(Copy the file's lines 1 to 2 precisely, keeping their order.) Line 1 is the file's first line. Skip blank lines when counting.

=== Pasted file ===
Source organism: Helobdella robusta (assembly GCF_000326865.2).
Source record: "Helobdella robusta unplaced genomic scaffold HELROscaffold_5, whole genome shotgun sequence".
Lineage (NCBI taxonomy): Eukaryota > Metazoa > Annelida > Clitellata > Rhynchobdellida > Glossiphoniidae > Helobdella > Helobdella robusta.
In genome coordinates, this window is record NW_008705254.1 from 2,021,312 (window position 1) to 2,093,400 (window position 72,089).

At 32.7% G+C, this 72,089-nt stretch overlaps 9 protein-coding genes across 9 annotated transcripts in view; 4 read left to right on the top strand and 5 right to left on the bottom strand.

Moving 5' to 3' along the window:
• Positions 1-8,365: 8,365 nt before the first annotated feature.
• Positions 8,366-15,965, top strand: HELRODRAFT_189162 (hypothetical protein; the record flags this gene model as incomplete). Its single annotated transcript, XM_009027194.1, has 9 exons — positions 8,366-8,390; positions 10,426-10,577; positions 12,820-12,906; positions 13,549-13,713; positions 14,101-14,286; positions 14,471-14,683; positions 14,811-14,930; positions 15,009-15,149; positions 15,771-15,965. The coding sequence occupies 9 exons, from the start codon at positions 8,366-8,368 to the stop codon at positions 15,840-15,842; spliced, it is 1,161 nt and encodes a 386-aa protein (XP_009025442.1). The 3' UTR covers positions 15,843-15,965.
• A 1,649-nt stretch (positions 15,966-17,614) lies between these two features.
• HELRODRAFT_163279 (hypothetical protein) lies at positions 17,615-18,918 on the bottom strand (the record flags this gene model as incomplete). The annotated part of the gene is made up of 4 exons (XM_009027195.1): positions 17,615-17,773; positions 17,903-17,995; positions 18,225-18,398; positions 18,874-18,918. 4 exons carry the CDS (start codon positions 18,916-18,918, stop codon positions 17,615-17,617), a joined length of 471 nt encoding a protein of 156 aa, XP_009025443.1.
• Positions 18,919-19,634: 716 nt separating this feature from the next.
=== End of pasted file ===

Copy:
Source organism: Helobdella robusta (assembly GCF_000326865.2).
Source record: "Helobdella robusta unplaced genomic scaffold HELROscaffold_5, whole genome shotgun sequence".